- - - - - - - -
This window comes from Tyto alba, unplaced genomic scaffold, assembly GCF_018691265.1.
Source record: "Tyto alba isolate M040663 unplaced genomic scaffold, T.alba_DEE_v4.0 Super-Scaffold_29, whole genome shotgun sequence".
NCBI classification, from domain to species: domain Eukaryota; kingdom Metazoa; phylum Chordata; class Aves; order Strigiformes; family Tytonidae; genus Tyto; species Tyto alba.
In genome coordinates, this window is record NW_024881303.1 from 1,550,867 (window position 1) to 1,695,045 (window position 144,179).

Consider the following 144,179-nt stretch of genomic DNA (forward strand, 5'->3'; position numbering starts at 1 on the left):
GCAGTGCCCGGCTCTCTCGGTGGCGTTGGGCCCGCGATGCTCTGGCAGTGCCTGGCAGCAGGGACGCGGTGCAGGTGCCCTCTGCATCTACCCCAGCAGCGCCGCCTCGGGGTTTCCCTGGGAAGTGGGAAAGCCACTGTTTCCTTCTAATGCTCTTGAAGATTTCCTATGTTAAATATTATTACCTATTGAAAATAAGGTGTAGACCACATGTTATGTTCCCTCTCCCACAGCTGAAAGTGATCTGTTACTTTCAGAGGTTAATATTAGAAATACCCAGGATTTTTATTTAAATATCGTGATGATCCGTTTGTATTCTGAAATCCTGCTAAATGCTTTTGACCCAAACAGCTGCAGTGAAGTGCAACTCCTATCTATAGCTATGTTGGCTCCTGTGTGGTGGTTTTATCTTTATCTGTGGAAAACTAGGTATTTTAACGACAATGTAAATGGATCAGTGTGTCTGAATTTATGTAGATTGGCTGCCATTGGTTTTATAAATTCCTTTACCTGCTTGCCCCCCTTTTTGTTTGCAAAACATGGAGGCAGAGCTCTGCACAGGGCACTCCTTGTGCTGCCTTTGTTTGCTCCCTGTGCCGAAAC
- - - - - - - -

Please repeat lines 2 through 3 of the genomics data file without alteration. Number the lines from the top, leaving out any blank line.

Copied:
Source record: "Tyto alba isolate M040663 unplaced genomic scaffold, T.alba_DEE_v4.0 Super-Scaffold_29, whole genome shotgun sequence".
NCBI classification, from domain to species: domain Eukaryota; kingdom Metazoa; phylum Chordata; class Aves; order Strigiformes; family Tytonidae; genus Tyto; species Tyto alba.